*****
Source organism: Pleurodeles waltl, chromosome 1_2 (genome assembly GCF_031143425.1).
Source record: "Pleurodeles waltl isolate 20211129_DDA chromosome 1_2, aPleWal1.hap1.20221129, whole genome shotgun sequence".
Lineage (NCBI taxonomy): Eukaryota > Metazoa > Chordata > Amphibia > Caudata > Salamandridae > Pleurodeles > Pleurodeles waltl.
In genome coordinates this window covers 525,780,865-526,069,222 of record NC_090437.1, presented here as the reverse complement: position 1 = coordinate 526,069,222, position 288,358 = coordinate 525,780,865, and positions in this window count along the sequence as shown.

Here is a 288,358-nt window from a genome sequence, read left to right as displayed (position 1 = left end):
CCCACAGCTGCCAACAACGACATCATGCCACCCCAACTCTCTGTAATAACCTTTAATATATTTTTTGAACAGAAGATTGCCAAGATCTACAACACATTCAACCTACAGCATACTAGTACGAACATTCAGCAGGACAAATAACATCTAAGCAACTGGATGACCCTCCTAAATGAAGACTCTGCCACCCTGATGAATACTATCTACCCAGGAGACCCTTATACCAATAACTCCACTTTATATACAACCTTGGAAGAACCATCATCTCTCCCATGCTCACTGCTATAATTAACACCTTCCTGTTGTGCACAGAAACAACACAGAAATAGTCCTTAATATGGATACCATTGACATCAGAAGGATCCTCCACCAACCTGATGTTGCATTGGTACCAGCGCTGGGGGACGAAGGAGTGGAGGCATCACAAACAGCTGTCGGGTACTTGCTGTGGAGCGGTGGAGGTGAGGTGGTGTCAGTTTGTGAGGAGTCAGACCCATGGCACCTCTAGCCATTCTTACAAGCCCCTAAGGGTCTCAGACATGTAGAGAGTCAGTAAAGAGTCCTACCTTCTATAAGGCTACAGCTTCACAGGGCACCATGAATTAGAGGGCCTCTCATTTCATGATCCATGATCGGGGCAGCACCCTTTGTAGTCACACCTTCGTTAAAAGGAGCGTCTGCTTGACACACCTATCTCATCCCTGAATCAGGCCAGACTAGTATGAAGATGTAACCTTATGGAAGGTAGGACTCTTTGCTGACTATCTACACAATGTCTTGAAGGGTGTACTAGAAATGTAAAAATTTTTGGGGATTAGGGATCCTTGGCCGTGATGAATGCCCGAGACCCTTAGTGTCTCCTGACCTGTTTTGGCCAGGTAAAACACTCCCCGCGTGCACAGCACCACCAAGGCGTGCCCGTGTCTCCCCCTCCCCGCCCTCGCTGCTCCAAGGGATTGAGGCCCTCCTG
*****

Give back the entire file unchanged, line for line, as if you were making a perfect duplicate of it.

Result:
Source organism: Pleurodeles waltl, chromosome 1_2 (genome assembly GCF_031143425.1).
Source record: "Pleurodeles waltl isolate 20211129_DDA chromosome 1_2, aPleWal1.hap1.20221129, whole genome shotgun sequence".
Lineage (NCBI taxonomy): Eukaryota > Metazoa > Chordata > Amphibia > Caudata > Salamandridae > Pleurodeles > Pleurodeles waltl.
In genome coordinates this window covers 525,780,865-526,069,222 of record NC_090437.1, presented here as the reverse complement: position 1 = coordinate 526,069,222, position 288,358 = coordinate 525,780,865, and positions in this window count along the sequence as shown.

Here is a 288,358-nt window from a genome sequence, read left to right as displayed (position 1 = left end):
CCCACAGCTGCCAACAACGACATCATGCCACCCCAACTCTCTGTAATAACCTTTAATATATTTTTTGAACAGAAGATTGCCAAGATCTACAACACATTCAACCTACAGCATACTAGTACGAACATTCAGCAGGACAAATAACATCTAAGCAACTGGATGACCCTCCTAAATGAAGACTCTGCCACCCTGATGAATACTATCTACCCAGGAGACCCTTATACCAATAACTCCACTTTATATACAACCTTGGAAGAACCATCATCTCTCCCATGCTCACTGCTATAATTAACACCTTCCTGTTGTGCACAGAAACAACACAGAAATAGTCCTTAATATGGATACCATTGACATCAGAAGGATCCTCCACCAACCTGATGTTGCATTGGTACCAGCGCTGGGGGACGAAGGAGTGGAGGCATCACAAACAGCTGTCGGGTACTTGCTGTGGAGCGGTGGAGGTGAGGTGGTGTCAGTTTGTGAGGAGTCAGACCCATGGCACCTCTAGCCATTCTTACAAGCCCCTAAGGGTCTCAGACATGTAGAGAGTCAGTAAAGAGTCCTACCTTCTATAAGGCTACAGCTTCACAGGGCACCATGAATTAGAGGGCCTCTCATTTCATGATCCATGATCGGGGCAGCACCCTTTGTAGTCACACCTTCGTTAAAAGGAGCGTCTGCTTGACACACCTATCTCATCCCTGAATCAGGCCAGACTAGTATGAAGATGTAACCTTATGGAAGGTAGGACTCTTTGCTGACTATCTACACAATGTCTTGAAGGGTGTACTAGAAATGTAAAAATTTTTGGGGATTAGGGATCCTTGGCCGTGATGAATGCCCGAGACCCTTAGTGTCTCCTGACCTGTTTTGGCCAGGTAAAACACTCCCCGCGTGCACAGCACCACCAAGGCGTGCCCGTGTCTCCCCCTCCCCGCCCTCGCTGCTCCAAGGGATTGAGGCCCTCCTG